When it comes to creativity and leadership, there are so many things to learn from Clint Eastwood—here are two.
A single standing house in the suburbs surrounded by regularly tended, carefully cut grass is the highest realisation of individual property rights and the self-discipline it requires to get them. It's an expression of a kind of personal 'rugged individualism'—like what Walter Sobchak from the Big Lebowski would call:
A line in the sand, Dude. Across this line, you DO NOT CROSS!
And looking at some of the tough-talking, no nonsense characters Clint Eastwood plays in front of the camera, behind the camera you'd expect him to be much the same. But reading Mike Goodridge's book on famous directors, I was reminded that Eastwood's style is quite the opposite.
1. Make everyone feel part of the progress
As a director, Eastwood is well-known for only doing one or two takes for each shot. In the film-world, this is a rarity.
Michael Haneke, of Caché-fame, confesses in Goodridge's book to being such a perfectionist with each shot that he only keeps about three minutes of screen-time per day. Stanley Kubrick, of course, famously made Shelley Duvall repeat the same scene 127 times in The Shining. In City Lights, Charlie Chaplin did 342 takes of one shot.
But Eastwood is different. In his interview with Goodridge, he explains:
I have a reputation for always going with the first or second take. Of course, I don’t always get it in one or two takes. It’s more that I want to get the feeling that we’re moving. You have to keep the crew and the production going at a business-like pace so they get the feeling they are part of something that’s actually moving forward.
Ultimately for Eastwood, it's important for the success of the production that,
"The cast and crew feel like they are going somewhere when they go to work each day and feel like they are accomplishing something."
So that everyone can feel this sense of progression, Eastwood adds:
I like to do whole sequences in one day, so everyone has the feeling that all the parts are there and, besides, it helps for editing purposes. It’s my job to make sure that the set and atmosphere that everyone is working in is comfortable. That’s the way to get the best out of people.
This goes against the common practice of shooting films out of sequence. Rather than starting with the opening scene and then filming each part in order, most if not nearly all filmmakers (so I'm told) shoot out of order according to a production schedule in order to get the maximum amount of time out of a particular actor, location or set-up. But the trade-off of working this way is that it's sometimes difficult for those involved to see the project as a whole until the film is finished.
In Paul Smith's book on Eastwood, he explains that Eastwood's approach is partly due to him often having to play the dual roles ofboth director and producer for a lot of his films—being an artist, and having his eyes on the budget and the clock. And it seems that making sure his cast and crew are performing at their best serves both these roles. Smith writes:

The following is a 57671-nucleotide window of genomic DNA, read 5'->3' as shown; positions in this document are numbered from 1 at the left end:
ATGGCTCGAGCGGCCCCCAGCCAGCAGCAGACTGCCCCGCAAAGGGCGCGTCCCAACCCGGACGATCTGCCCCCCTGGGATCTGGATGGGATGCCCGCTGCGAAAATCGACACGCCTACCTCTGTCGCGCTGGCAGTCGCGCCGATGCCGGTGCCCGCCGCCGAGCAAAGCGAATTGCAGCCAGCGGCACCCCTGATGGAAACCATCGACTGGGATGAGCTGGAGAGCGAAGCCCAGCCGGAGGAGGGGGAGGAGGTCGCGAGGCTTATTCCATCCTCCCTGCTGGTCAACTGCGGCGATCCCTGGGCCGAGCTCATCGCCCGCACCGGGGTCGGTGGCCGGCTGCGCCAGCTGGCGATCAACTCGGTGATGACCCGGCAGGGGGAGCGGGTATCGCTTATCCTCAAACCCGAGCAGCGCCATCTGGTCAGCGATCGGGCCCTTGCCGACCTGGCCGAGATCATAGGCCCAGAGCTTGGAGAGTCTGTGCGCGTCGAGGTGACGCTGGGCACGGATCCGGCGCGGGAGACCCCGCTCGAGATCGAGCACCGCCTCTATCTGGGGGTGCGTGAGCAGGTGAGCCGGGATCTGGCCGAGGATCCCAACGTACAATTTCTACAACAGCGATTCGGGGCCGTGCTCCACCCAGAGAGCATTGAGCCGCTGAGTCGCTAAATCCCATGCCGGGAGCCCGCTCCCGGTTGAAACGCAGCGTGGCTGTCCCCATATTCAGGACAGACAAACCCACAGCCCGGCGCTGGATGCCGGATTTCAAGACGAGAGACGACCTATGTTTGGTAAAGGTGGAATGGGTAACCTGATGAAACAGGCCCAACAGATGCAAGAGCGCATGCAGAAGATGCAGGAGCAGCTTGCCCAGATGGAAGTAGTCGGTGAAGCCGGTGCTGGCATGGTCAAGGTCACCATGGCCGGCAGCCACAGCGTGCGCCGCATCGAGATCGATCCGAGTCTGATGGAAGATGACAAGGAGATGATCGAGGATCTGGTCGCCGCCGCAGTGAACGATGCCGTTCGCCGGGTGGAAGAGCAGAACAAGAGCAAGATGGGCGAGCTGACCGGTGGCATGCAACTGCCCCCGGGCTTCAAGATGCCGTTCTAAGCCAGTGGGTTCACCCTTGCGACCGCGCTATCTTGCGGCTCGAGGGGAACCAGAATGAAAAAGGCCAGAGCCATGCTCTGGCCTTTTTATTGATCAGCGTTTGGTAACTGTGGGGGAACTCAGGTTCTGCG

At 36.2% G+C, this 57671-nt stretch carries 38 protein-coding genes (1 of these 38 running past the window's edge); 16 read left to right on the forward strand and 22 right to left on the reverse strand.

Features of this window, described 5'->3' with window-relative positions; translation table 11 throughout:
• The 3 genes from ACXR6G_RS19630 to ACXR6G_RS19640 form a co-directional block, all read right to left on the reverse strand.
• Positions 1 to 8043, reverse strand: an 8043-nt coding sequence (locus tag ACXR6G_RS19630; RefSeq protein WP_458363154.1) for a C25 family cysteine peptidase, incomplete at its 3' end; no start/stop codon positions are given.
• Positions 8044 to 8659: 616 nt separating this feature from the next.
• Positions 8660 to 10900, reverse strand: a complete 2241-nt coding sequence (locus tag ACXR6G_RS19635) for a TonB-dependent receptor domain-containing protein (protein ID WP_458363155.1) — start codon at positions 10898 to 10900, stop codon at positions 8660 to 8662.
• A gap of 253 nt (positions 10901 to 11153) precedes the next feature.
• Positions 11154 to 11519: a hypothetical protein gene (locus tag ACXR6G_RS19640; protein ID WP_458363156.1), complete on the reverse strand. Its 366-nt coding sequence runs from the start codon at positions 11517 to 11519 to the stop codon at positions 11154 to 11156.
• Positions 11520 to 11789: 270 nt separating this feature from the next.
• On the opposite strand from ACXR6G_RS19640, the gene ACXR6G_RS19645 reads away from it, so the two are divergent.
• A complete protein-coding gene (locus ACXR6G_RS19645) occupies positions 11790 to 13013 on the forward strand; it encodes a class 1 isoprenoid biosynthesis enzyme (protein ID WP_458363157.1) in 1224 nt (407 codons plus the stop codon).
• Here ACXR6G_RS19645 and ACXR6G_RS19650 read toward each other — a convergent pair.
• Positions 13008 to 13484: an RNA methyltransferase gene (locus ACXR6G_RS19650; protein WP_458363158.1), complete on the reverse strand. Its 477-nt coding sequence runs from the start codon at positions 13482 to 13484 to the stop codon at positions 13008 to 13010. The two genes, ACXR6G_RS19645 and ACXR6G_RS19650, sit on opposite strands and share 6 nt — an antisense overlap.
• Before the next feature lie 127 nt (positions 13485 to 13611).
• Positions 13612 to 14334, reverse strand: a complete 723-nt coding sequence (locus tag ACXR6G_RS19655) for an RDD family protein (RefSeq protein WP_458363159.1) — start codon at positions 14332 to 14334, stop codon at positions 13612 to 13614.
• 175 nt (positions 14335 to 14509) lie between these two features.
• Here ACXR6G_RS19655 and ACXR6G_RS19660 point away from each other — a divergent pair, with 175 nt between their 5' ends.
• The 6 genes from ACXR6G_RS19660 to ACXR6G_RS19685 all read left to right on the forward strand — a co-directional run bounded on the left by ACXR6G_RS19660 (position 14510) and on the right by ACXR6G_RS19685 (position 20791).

In terms of the rapidity of his filmmaking, he often shot films in sequence; or if not in sequence, then "I'll complete shooting in one direction before I turn around and shoot the other way, which saves an enormous amount of time in moves and lighting"—and of course also saves money. Also his habit was to rehearse whole scenes, partly so that this way of shooting would not be confusing for the actors, but also to reduce the number of takes that would be necessary.
2. Don't spook the talent
Eastwood also tries to keep everything quiet on-set. As Steve Campanelli, who worked as camera operator on many of his films explains, Eastwood never yells 'Action!' or 'Cut!', instead preferring to say quietly, 'Go ahead.'
Appearing on Inside the Actor's Studio, Eastwood remarked that he doesn't yell 'Action' because he spent most of his early career working on Westerns where he quickly learned that too much noice on-set upsets the horses. Out of this experience, he says,
It came to my attention that actors, are not like horses, but they do have a central nervous system, and they're sitting there with a certain amount of anxiety about the scene, depending on their experience level, but they have a certain kind of... approach they're ready to take. And you yell 'Action!' at them, and their adrenaline goes up and their blood pressure goes up, and even if they can appear calm, they're not really at optimum level.
Instead, Eastwood likes to keep the cast and crew calm and focused.
What I do is when I get the camera going, I try to do that as silent as possible.If you're gonna do a slate at the beginning, it has to be a slate-person who knows how to just click it very quietly, and then I just say, 'Ok, anytime,' or 'Go.' And at the end it's, 'Stop.' 'Thank you.' Or, 'That's enough of that sh*t.'
Speaking of 'That's enough of that sh*t', I'll try and wrap this up.
I guess what I took from all this is that leadership in the creative sphere is not about establishing a territory as an artist and ferociously defending it—no yelling at people to get off your lawn, metaphorically or otherwise.
Films, like many other creative endeavors, are not the sole domain of one person—they're a cooperative effort.
I like how Eastwood sees the director's job not as someone who barks orders, but as someone who fosters a productive, creative environment that allows space for others to do their best.